Posted on April 28, 2007 by
|J Nerv Ment Dis. 2006 Feb;194(2):121-3.||Related Articles, Links|
An exploration of associations between separation anxiety in childhood and complicated grief in later life.
Center for Psycho-oncology and Palliative Care Research, Dana Farber Cancer Institute, and Department of Psychiatry, Brigham and Women’s Hospital, Harvard Medical School, Boston, MA 022115, USA.
Recent studies have suggested that the vulnerability to complicated grief (CG) may be rooted in insecure attachment styles developed in childhood. The aim of this study was to examine the etiologic relevance of childhood separation anxiety (CSA) to the onset of CG relative to major depressive disorder, posttraumatic stress disorder, and generalized anxiety disorder in bereaved individuals. The Structured Clinical Interview for the DSM-IV, Inventory of Complicated Grief-Revised, and CSA items from the Panic Agoraphobic Spectrum Questionnaire were administered to 283 recently bereaved community-dwelling residents at an average of 10.6 months postloss. CSA was significantly associated with CG (OR = 3.2; 95% CI, 1.2-8.9), adjusting for sex, level of education, kinship relationship to the deceased, prior history of psychiatric disorder, and history of childhood abuse. CSA was not significantly associated with major depressive disorder, posttraumatic stress disorder, or generalized anxiety disorder.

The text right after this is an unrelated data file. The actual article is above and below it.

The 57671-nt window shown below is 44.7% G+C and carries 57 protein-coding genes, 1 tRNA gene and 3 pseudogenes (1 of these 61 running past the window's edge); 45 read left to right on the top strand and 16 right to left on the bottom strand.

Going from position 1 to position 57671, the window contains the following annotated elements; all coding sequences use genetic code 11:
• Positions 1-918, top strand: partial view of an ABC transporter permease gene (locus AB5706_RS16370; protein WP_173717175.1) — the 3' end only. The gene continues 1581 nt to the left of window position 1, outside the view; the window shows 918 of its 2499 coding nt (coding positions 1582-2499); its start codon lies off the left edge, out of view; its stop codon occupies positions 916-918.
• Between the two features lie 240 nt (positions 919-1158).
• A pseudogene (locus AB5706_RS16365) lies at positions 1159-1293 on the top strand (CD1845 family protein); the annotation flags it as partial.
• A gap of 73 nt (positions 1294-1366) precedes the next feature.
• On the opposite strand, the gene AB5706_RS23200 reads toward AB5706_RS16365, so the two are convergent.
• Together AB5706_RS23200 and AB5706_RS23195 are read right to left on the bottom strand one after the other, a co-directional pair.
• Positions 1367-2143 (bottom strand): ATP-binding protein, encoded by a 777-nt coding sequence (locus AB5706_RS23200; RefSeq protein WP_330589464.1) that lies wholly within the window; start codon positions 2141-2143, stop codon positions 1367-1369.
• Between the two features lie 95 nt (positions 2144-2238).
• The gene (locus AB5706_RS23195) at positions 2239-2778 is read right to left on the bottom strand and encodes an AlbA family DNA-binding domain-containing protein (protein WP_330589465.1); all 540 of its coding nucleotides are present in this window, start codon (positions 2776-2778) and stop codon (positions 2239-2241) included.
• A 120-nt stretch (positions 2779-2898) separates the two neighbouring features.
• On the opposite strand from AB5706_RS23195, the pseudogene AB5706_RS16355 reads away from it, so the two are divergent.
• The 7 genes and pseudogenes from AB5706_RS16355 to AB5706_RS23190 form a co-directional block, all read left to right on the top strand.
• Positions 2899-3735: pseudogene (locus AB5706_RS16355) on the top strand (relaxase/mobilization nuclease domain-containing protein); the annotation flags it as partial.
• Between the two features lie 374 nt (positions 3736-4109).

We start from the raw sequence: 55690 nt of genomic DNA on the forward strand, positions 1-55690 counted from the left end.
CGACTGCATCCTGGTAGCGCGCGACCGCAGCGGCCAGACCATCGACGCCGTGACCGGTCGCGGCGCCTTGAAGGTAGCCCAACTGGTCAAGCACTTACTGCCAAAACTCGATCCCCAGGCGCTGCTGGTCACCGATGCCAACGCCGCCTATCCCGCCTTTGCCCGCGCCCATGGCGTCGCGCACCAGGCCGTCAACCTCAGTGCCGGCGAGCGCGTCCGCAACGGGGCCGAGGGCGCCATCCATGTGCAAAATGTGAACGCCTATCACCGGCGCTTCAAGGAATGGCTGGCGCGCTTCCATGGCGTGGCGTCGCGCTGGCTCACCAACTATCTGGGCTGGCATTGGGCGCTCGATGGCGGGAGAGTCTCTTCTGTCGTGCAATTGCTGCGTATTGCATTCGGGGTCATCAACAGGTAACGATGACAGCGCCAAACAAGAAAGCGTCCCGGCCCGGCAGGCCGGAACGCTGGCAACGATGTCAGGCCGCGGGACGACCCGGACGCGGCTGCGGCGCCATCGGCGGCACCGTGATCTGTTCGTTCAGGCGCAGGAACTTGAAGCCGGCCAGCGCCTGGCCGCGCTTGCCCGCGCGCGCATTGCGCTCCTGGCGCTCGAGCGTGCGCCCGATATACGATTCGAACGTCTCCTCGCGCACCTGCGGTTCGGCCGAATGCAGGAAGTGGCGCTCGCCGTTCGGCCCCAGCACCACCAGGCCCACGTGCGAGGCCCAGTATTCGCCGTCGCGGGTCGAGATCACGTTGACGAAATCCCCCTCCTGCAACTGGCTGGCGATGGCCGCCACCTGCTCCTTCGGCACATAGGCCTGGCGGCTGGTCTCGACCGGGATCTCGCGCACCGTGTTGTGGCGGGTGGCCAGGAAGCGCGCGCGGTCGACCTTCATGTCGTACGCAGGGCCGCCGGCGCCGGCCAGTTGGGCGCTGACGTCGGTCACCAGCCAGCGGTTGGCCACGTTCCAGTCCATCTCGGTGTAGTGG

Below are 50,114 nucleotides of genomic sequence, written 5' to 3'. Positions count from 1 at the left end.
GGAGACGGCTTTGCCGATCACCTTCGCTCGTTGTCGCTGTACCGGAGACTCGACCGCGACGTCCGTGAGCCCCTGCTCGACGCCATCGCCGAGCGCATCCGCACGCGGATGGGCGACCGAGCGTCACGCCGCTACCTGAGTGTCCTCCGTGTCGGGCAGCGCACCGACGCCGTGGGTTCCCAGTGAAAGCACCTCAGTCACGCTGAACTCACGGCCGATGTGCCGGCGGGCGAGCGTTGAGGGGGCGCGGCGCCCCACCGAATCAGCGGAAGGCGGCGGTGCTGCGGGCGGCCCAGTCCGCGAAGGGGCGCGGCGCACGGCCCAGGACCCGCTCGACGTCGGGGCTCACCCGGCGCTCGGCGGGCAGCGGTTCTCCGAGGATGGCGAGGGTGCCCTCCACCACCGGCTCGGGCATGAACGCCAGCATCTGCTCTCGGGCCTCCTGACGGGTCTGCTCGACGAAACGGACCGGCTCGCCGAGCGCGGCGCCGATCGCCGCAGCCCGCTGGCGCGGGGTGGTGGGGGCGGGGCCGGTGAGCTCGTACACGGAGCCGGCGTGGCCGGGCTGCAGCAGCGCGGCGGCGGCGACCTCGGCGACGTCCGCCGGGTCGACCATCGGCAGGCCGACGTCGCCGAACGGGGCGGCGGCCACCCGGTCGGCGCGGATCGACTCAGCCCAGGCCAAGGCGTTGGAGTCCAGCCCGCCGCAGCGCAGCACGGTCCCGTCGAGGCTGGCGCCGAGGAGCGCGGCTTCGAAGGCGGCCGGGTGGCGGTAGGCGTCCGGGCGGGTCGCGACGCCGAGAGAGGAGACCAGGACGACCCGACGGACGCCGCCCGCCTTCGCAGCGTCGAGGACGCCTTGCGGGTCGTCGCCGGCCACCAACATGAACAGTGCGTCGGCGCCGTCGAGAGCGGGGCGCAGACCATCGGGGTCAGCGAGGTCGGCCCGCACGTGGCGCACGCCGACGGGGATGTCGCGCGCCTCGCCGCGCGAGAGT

PMID: 16477190 [PubMed – indexed for MEDLINE]